While CEI and others in Maine viewed climate change as a growing challenge, the political environment constrained action. In 2013, CEI and ten-plus organizations formed the MCT in an effort to address the ongoing and eventual impacts of climate on the economy. At the time, Mainers were in the first term of the administration of former Governor Paul LePage, who openly disputed the validity of climate science and ordered the removal of any reference to climate change from the website of Maine’s Department of Environmental Protection.10 The governor made it clear that he would not support the expansion of renewable energy in Maine due to his view that it would be too expensive for Mainers struggling to heat their homes.11 From 2010 to 2012, climate-related planning stalled;12 in 2013, the governor vetoed legislation authorizing a study of climate change risks for Maine.13 Long a national leader in environmental protection and greenhouse gas reduction and a founding member of the Regional Greenhouse Gas Initiative (RGGI), Maine fell behind in promoting and adopting clean energy technologies. MCT members were determined to do something to get Maine back on course and started meeting regularly to determine how best to do that without legislative support. While every organization participating in MCT had a history of protecting Maine’s natural resources, most had been working in silos, focused on conservation, economic development, or environmental advocacy. As a first step, MCT invited over 80 statewide leaders to participate in a series of facilitated meetings to identify the top climate priorities for Maine. Consensus emerged on what constituted the most critical areas for policy action: renewable energy, energy efficiency, marine and coastal resources, agriculture/ food systems, and supporting financing mechanisms, such as bond funding.
MCT was founded by Cathy Lee, a Maine-based attorney who advises and provides legal and advisory services to international and U.S. clients on climate change policy, projects, and practices. Recognizing the need for a new approach to building consensus and support (and inspired by the 2012 turnaround in Mainer’s attitudes toward, and resulting victory for, marriage equality), Lee reached out to Oakland-based GSSR, a firm that helped reshape state marriage equality campaigns in Maine and Washington state. GSSR conducts research on emotionally complex, socially controversial issues. With a goal of enabling attitudinal change, GSSR attempts to understand underlying perceptions and emotional reactions that impact behavior and decision making. The complexity of climate science made it hard for organizations to speak with one voice and connect with audiences beyond their base. The highly charged political environment further aggravated bipartisan working relationships. MCT brought GSSR on board to help identify and analyze how Mainers from different regions of the state, life experiences, and political and social backgrounds thought and talked about issues related to climate change. Beginning in 2015, MCT members pooled resources and commissioned GSSR to conduct a series of focus groups to explore attitudes towards climate change generally, as well as reactions to draft policy proposals for the five issue areas chosen by climate supporters.
What members learned from the GSSR research was that the gap between passion and getting to collective action stemmed, in part, from communications challenges. The research findings helped clarify shared values and economic realities as a context for communicating with Mainers about their everyday lives. It highlighted the fact that Mainers’ immediate and long-term economic concerns outweigh uncertainties caused by the warming climate. For them, proposed solutions and the messengers delivering them can seem elitist and out-of-touch. These findings echoed the response to the 2016 presidential campaigns, particularly how they played out in rural regions of the country.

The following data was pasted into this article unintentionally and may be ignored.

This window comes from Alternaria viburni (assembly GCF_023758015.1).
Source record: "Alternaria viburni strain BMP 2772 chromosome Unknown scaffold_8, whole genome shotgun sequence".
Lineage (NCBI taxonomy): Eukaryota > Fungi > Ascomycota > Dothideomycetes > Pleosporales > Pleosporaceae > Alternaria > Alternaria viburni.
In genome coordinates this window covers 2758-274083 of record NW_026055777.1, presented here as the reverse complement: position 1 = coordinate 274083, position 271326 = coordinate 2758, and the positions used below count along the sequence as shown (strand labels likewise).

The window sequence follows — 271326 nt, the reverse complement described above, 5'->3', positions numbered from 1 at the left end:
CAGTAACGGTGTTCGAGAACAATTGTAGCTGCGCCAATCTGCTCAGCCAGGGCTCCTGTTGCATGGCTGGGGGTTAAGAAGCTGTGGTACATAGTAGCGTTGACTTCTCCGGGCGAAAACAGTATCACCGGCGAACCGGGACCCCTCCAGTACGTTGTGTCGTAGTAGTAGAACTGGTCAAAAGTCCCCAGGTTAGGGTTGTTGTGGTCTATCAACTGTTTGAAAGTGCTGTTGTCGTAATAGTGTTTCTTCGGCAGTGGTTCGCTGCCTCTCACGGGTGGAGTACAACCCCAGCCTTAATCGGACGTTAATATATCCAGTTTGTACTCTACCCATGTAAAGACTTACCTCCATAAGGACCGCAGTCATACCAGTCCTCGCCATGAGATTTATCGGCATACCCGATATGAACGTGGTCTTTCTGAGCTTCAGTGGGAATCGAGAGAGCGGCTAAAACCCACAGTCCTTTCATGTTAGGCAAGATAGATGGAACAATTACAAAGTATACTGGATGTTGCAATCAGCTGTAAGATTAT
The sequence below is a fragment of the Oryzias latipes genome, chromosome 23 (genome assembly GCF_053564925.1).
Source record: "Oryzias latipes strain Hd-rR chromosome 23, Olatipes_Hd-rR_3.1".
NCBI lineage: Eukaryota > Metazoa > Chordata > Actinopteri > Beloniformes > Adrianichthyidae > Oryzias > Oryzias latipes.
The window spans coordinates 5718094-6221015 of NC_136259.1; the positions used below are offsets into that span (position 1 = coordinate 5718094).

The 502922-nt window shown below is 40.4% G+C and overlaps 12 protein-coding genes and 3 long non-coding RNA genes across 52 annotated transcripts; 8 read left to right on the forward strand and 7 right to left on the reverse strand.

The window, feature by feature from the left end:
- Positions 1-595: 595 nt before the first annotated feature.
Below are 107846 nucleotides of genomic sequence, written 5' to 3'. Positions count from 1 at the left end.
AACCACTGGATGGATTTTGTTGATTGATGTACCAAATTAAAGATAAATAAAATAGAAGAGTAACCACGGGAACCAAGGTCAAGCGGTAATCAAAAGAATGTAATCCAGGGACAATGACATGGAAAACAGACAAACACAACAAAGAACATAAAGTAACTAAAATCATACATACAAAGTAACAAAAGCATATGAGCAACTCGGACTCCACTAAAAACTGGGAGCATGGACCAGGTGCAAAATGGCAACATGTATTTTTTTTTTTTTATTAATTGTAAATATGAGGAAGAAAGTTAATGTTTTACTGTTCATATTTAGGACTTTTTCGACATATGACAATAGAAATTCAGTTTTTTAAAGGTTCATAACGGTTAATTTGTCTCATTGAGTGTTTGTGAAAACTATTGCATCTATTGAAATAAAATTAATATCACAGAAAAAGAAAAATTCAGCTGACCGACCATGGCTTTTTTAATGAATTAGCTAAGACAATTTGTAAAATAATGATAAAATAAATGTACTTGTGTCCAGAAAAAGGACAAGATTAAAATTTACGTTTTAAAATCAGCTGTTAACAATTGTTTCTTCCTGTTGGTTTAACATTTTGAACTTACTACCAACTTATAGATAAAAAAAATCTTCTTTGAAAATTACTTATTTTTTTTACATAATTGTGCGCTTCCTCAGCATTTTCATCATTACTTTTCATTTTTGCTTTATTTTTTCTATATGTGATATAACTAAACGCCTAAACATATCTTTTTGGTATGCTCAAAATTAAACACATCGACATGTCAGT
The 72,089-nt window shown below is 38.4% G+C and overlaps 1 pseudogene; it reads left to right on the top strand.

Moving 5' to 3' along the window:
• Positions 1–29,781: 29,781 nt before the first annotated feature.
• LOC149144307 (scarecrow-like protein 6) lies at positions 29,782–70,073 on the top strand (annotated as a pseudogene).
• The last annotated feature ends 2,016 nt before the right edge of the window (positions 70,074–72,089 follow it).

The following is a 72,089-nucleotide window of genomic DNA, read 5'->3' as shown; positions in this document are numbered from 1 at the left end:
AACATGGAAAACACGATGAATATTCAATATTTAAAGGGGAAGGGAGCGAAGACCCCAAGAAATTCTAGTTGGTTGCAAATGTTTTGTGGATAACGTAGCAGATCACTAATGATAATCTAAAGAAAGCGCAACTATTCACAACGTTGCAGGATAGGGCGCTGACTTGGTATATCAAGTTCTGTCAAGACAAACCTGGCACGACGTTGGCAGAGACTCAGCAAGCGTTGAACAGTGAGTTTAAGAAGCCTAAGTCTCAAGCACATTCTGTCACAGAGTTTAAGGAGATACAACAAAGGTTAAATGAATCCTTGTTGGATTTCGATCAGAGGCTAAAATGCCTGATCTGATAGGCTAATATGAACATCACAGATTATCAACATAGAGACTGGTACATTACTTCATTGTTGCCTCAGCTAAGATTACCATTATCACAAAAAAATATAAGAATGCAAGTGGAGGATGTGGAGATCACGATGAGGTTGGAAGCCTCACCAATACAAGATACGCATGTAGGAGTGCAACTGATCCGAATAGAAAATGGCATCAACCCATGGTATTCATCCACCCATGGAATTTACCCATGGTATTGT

Helping Farmers, Fishermen, and Food Businesses Adapt
Maine’s coastal and marine resources are deeply connected to the state’s economy and character. Many Mainers are familiar with, and can share personal stories about, climate change impacts they’ve experienced. In fact, changes—both man-made and environmental—have been occurring for decades. Historically, fishermen have fished a variety of species, so they were not dependent on one species for their livelihood. With the wintertime shrimp fishery closed, a limited wild scallop fishery and ground fishing closed to all but the largest operations due to the cost of federal permits and limited stock, the only income many fishermen have today is from lobstering, an industry notorious for price fluctuations, unpredictable costs, and license restrictions.
Since 2010, recognizing ongoing economic challenges, CEI has worked with fishermen to diversify their income streams through ocean-based farming. In 2012, CEI, Maine Sea Grant, and the Maine Aquaculture Association launched a free class, Aquaculture in Shared Waters, to train commercial fishermen for successful careers in shellfish and seaweed aquaculture. With support from various federal funding sources, the program combines classroom training with hands-on workshops and field trips. Lessons cover the mindset shift from wild catch fishing as a hunter/gatherer to sea farmer, and the production of high-demand, native species that have a proven track record of thriving in a Maine coastal aquaculture environment. Program participants are also introduced to scallop farming, a nascent opportunity that CEI has researched extensively, leveraging Japanese technology and custom-built machinery to grow and harvest scallops in Maine waters.